Based upon his professional experience Bluestone was named a Diplomate and was Board Certified by the American Board of Professional Liability Attorneys in 2008 in Legal Malpractice. He remains Board Certified.  He was admitted to The Best Lawyers in America from 2012-2019.  He has been featured in Who’s Who in Law since 1993.

In the last years, Mr. Bluestone has been featured for two particularly noteworthy legal malpractice cases.  The first was a settlement of an $11.9 million dollar default legal malpractice case of Yeo v. Kasowitz, Benson, Torres & Friedman which was reported in the NYLJ on August 15, 2016. Most recently, Mr. Bluestone obtained a rare plaintiff’s verdict in a legal malpractice case on behalf of the City of White Plains v. Joseph Maria, reported in the NYLJ on February 14, 2017. It was the sole legal malpractice jury verdict in the State of New York for 2017.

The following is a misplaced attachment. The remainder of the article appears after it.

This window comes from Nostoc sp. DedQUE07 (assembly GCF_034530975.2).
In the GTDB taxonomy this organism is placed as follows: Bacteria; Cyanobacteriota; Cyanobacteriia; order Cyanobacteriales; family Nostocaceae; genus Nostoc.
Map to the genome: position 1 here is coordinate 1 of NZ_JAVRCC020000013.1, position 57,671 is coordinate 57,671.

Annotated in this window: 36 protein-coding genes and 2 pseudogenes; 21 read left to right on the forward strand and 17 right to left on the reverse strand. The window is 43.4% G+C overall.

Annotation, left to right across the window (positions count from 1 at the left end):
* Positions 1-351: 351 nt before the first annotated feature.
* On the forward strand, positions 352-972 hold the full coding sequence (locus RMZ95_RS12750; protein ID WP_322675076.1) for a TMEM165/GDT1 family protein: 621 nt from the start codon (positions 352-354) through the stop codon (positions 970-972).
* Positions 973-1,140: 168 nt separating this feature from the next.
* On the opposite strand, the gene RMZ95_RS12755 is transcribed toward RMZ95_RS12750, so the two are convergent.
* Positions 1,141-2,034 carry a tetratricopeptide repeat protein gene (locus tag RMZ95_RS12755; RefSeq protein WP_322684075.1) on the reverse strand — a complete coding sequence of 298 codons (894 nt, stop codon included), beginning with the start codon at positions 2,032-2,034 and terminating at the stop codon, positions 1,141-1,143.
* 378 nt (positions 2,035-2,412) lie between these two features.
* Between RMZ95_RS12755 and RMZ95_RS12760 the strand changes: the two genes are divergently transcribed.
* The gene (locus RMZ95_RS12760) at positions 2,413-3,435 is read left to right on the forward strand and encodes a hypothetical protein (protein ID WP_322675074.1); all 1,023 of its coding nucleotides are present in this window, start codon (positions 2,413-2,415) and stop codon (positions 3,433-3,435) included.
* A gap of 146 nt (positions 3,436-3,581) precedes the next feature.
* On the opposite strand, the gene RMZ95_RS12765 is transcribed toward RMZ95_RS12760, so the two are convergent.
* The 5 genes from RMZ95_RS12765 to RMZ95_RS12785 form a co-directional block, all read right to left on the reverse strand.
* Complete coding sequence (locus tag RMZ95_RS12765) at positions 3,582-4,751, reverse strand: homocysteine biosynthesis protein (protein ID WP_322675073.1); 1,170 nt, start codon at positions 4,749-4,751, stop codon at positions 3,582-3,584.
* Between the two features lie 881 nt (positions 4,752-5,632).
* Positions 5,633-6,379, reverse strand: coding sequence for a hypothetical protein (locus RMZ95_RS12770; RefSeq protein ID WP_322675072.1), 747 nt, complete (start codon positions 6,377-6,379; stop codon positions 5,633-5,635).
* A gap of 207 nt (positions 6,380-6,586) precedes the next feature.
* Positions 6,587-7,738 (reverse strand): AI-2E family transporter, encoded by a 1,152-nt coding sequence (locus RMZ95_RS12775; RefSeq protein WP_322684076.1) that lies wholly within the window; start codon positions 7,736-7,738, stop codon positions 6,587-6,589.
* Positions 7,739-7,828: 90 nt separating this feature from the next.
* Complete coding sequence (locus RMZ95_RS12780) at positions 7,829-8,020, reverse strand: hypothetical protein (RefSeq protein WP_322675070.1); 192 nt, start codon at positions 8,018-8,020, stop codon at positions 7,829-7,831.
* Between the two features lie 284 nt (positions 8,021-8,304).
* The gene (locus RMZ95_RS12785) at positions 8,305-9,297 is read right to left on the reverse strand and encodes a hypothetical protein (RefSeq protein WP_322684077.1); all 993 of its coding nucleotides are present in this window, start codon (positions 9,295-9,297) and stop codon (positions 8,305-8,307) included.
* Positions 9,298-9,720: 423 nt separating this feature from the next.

Bluestone has been at the forefront of the development of legal malpractice principles and has contributed case law decisions, writing and lecturing which have been recognized by his peers.  He is regularly mentioned in academic writing, and his past cases are often cited in current legal malpractice decisions. He is recognized for his ample writings on Judiciary Law § 487, a 850 year old statute deriving from England which relates to attorney deceit.